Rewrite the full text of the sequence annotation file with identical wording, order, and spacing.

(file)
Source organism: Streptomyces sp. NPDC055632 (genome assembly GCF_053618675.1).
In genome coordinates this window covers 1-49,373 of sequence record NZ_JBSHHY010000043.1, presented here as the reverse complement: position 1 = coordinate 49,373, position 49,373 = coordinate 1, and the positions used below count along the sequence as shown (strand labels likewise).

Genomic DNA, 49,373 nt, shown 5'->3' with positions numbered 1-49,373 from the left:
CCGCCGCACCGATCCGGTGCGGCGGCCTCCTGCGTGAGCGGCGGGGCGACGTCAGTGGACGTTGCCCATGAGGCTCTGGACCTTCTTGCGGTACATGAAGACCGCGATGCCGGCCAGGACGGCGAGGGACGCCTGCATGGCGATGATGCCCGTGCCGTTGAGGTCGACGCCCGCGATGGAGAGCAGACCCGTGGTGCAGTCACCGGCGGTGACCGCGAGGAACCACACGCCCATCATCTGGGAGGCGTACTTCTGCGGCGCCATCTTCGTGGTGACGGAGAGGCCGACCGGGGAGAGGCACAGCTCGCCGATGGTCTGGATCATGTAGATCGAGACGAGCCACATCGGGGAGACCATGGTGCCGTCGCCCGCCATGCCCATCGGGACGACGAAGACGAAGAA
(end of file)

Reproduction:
Source organism: Streptomyces sp. NPDC055632 (genome assembly GCF_053618675.1).
In genome coordinates this window covers 1-49,373 of sequence record NZ_JBSHHY010000043.1, presented here as the reverse complement: position 1 = coordinate 49,373, position 49,373 = coordinate 1, and the positions used below count along the sequence as shown (strand labels likewise).

Genomic DNA, 49,373 nt, shown 5'->3' with positions numbered 1-49,373 from the left:
CCGCCGCACCGATCCGGTGCGGCGGCCTCCTGCGTGAGCGGCGGGGCGACGTCAGTGGACGTTGCCCATGAGGCTCTGGACCTTCTTGCGGTACATGAAGACCGCGATGCCGGCCAGGACGGCGAGGGACGCCTGCATGGCGATGATGCCCGTGCCGTTGAGGTCGACGCCCGCGATGGAGAGCAGACCCGTGGTGCAGTCACCGGCGGTGACCGCGAGGAACCACACGCCCATCATCTGGGAGGCGTACTTCTGCGGCGCCATCTTCGTGGTGACGGAGAGGCCGACCGGGGAGAGGCACAGCTCGCCGATGGTCTGGATCATGTAGATCGAGACGAGCCACATCGGGGAGACCATGGTGCCGTCGCCCGCCATGCCCATCGGGACGACGAAGACGAAGAA